What absolute nonsense.

Apologies,I have no desire to derail the thread but the misconceptions surrounding Technics decks are astonishing at times.. take a  look at the new 1200 GAE or MK5G models in action for example then come back and talk about 'lower end turntables'.

 

Edited by Soulsides

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32 minutes ago, Soulsides said:

Yeah of course they are..that's why they were aimed squarely at the audiophile demographic when the MK 1 was originally released in 1972.

 

What absolute nonsense.

Apologies,I have no desire to derail the thread but the misconceptions surrounding Technics decks are astonishing at times.. take a  look at the new 1200 GAE or MK5G models in action for example then come back and talk about 'lower end turntables'.

 

Buy a (second hand?) Lynn deck and stick an SME arm on it and get your stylus and cartridge custom built by 'Expert Stylus' then whack all of that through a flat audiolab pre- amp and then stick that through a Jardis valve power amplifier and then through some old Tannoy 15" dual concentric speakers and you will hear details on your records you have never heard before. It constantly surprises me how much record collectors spend on records but then buy low end systems. 99% of the music I listen to is Mono and it is so important with playback to get a Mono cartridge/ stylus. Just because things are 'popular' doesn't mean they are good - do you watch Eastenders or Coronation Street?, very popular but perhaps lacking in quality!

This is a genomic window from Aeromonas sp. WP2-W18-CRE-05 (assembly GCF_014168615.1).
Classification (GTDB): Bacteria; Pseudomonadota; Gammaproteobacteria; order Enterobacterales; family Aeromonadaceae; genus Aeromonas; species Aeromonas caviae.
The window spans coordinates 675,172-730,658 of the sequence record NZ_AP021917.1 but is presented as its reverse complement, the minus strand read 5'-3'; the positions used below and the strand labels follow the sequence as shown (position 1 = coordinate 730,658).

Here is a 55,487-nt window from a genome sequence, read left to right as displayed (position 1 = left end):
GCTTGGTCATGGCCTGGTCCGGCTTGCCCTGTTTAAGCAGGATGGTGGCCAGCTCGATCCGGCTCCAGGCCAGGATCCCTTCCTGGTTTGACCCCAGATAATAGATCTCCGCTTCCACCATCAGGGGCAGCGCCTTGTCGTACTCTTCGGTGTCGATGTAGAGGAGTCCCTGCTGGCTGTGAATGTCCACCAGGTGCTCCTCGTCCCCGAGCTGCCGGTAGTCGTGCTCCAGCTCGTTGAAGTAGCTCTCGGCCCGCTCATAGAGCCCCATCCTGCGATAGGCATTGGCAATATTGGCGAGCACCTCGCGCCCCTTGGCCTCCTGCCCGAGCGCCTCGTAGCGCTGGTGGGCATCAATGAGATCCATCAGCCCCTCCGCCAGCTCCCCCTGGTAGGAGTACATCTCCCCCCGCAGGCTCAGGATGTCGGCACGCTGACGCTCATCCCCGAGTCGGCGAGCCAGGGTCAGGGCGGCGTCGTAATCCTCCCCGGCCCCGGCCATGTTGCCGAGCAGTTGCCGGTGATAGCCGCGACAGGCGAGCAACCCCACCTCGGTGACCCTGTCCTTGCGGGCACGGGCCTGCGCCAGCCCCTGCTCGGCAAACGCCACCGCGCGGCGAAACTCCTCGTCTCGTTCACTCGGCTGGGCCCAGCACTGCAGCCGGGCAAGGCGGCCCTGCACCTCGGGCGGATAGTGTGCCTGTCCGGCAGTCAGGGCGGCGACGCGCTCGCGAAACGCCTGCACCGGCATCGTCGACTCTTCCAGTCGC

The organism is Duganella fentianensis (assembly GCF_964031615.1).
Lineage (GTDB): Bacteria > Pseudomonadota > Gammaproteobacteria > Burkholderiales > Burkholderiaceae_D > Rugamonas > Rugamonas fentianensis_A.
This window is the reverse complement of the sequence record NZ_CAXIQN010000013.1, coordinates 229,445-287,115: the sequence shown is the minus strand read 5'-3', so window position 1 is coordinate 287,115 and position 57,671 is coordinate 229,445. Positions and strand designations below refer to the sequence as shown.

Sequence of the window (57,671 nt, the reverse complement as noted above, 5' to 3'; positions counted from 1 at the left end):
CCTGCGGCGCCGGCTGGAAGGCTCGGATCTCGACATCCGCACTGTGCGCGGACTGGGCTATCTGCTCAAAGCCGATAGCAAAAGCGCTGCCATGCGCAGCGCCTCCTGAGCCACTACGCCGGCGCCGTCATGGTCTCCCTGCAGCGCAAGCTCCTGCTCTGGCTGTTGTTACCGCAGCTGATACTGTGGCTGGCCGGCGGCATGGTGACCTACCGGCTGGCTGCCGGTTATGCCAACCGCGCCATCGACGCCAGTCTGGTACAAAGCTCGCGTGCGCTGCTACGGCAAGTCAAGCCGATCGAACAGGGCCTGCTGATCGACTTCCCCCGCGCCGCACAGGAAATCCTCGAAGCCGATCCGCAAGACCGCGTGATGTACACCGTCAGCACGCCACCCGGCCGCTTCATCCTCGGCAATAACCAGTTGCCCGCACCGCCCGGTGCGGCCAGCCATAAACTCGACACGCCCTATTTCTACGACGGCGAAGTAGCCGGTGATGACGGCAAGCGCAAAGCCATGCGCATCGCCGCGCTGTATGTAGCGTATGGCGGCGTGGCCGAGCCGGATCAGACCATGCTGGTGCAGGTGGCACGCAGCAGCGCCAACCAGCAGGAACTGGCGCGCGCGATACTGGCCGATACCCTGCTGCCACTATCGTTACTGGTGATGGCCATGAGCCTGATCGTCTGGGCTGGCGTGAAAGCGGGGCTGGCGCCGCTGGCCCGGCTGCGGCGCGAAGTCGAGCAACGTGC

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1 hour ago, Stompingsevens said:

Buy a (second hand?) Lynn deck and stick an SME arm on it and get your stylus and cartridge custom built by 'Expert Stylus

Spend nearly 6 grand on a pair of 1200 GAE's and you wont need too hehe..a well known DJ mate of mine who's also a DMC World Champion recently took delivery of a pair and they are seriously bloody impressive to say the least. 

However, if you're a lesser mortal you could also stick a Rega or Origin Live tonearm onto a 1200 or a 1210 and achieve incredible results and have a deck that sounds way beyond its price range.I own a 1200 LTD though, with the gold plated hardware which is  number #77 of those units manufactured so I'm obviously reluctant to install that particular modification on this turntable but I know lots of DJ's and Hip Hop producers who have on their standard issue models. 

Follow this path and you'll have a Technics to die for....Yes, it really is that good. Clean, open, tight, punchy and very musical.